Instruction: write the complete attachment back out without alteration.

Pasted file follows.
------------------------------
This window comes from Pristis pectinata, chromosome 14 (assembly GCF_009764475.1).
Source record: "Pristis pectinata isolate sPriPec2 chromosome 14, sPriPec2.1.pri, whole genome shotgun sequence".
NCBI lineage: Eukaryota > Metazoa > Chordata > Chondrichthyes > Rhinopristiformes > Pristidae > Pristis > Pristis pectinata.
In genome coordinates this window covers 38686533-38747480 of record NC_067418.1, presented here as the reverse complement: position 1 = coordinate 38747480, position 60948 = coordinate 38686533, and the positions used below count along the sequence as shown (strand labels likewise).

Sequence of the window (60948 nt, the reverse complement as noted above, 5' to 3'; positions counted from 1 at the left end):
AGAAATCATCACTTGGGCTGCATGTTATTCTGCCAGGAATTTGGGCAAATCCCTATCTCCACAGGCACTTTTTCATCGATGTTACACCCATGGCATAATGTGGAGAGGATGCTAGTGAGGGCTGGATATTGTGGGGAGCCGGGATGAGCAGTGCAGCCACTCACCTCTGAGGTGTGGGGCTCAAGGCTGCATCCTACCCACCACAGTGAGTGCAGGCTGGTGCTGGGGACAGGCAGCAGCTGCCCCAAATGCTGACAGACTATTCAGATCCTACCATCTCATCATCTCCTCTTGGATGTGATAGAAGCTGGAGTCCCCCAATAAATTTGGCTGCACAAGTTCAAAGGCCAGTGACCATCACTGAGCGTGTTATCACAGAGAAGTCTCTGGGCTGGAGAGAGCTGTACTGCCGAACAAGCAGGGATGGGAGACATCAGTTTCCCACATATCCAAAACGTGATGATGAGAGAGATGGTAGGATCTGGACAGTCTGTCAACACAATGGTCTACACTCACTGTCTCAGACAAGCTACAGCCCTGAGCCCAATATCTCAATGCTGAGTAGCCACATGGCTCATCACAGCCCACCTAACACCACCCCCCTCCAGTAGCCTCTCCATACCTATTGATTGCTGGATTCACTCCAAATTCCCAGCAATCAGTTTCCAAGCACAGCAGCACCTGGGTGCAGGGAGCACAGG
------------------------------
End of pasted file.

This window comes from Pristis pectinata, chromosome 14 (assembly GCF_009764475.1).
Source record: "Pristis pectinata isolate sPriPec2 chromosome 14, sPriPec2.1.pri, whole genome shotgun sequence".
NCBI lineage: Eukaryota > Metazoa > Chordata > Chondrichthyes > Rhinopristiformes > Pristidae > Pristis > Pristis pectinata.
In genome coordinates this window covers 38686533-38747480 of record NC_067418.1, presented here as the reverse complement: position 1 = coordinate 38747480, position 60948 = coordinate 38686533, and the positions used below count along the sequence as shown (strand labels likewise).

Sequence of the window (60948 nt, the reverse complement as noted above, 5' to 3'; positions counted from 1 at the left end):
AGAAATCATCACTTGGGCTGCATGTTATTCTGCCAGGAATTTGGGCAAATCCCTATCTCCACAGGCACTTTTTCATCGATGTTACACCCATGGCATAATGTGGAGAGGATGCTAGTGAGGGCTGGATATTGTGGGGAGCCGGGATGAGCAGTGCAGCCACTCACCTCTGAGGTGTGGGGCTCAAGGCTGCATCCTACCCACCACAGTGAGTGCAGGCTGGTGCTGGGGACAGGCAGCAGCTGCCCCAAATGCTGACAGACTATTCAGATCCTACCATCTCATCATCTCCTCTTGGATGTGATAGAAGCTGGAGTCCCCCAATAAATTTGGCTGCACAAGTTCAAAGGCCAGTGACCATCACTGAGCGTGTTATCACAGAGAAGTCTCTGGGCTGGAGAGAGCTGTACTGCCGAACAAGCAGGGATGGGAGACATCAGTTTCCCACATATCCAAAACGTGATGATGAGAGAGATGGTAGGATCTGGACAGTCTGTCAACACAATGGTCTACACTCACTGTCTCAGACAAGCTACAGCCCTGAGCCCAATATCTCAATGCTGAGTAGCCACATGGCTCATCACAGCCCACCTAACACCACCCCCCTCCAGTAGCCTCTCCATACCTATTGATTGCTGGATTCACTCCAAATTCCCAGCAATCAGTTTCCAAGCACAGCAGCACCTGGGTGCAGGGAGCACAGG